In just under two weeks, DIVE.IS will be hosting Icelands first official Dive Against Debris as part of our fight to clean up the underwater environments. The Project AWARE Foundation launched Dive Against Debris as a diver led global underwater survey of rubbish, designed to increase debris removal efforts and prevent harm to marine life, but also as a way to track debris quantities at specific sites. We have decided to work at a site that is very close to our heart: Silfra. With the support of Þingvellir National Park,our friend Tomás Knutson and his Blue Army and local divers, we will be working to remove all debris in the fissure, but with a specific aim to remove all lead shot and other toxic metals, such as coins, that have found their way into the water. Lead shot, which sadly has come from divers‘ shot pouches, is very harmful to the environment. It‘s size means that it can easily be ingested by both waterfowl and fish alike, which then has devastating effects on these creatures. A second, potentailly bigger concern is however that lead, even in microscopic quantities has been found to be highly toxic, causing reproductive impairment and organ and tissue damage. Along with other metals such as zinc and copper, which are found in coins, it can also poison the water, which in turn will affect all life in that ecosystem. Please come and join us on the 8th December to join in this fiddly but important mission and help keep Silfra healthy and bautiful.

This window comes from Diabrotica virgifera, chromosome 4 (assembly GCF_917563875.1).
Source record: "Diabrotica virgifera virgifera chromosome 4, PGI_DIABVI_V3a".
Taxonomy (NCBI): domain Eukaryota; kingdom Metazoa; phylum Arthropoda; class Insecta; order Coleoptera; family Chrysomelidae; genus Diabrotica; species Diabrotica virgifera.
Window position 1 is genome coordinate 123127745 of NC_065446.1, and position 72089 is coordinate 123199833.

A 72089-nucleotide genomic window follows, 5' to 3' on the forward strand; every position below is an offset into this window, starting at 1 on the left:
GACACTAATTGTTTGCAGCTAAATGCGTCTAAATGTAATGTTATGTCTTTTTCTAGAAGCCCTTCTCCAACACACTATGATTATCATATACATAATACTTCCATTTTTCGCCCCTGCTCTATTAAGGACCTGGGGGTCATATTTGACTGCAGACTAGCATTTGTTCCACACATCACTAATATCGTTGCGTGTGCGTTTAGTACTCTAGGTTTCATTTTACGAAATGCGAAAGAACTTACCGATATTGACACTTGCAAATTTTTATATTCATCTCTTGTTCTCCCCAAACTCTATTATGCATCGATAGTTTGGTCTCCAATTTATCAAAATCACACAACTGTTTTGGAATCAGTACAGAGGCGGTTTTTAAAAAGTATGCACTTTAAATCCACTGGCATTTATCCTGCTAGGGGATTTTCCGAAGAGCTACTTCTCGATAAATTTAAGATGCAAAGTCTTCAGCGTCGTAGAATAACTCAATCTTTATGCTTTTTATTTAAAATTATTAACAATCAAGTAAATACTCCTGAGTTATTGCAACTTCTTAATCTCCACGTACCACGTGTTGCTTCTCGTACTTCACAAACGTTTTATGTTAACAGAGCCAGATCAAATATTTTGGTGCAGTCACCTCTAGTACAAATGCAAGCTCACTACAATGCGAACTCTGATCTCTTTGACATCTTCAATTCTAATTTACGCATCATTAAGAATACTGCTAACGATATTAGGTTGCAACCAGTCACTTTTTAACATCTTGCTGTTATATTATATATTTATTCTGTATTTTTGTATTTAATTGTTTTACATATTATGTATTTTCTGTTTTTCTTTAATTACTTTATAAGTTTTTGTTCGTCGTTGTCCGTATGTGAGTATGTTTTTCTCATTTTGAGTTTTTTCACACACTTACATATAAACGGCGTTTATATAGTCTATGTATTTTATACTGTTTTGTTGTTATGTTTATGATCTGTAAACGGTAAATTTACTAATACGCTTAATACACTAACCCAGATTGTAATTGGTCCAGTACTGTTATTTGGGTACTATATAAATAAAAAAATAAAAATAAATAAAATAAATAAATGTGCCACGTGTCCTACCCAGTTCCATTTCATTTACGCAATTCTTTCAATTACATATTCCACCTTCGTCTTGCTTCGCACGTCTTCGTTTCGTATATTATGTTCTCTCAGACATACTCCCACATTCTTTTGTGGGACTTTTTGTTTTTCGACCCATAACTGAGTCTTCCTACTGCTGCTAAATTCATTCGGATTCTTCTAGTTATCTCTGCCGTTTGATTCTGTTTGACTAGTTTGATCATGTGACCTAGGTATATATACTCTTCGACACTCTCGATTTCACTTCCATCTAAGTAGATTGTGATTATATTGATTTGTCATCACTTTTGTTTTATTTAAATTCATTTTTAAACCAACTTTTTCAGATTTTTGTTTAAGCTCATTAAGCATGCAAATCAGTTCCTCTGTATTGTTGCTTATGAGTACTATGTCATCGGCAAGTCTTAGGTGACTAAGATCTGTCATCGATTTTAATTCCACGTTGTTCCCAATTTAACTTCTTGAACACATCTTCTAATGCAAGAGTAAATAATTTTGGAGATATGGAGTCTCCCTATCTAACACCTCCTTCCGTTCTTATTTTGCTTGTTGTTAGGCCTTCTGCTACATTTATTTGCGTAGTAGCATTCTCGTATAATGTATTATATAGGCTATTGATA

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Beautiful neon green algae, Silfra, Iceland © Tobias Klose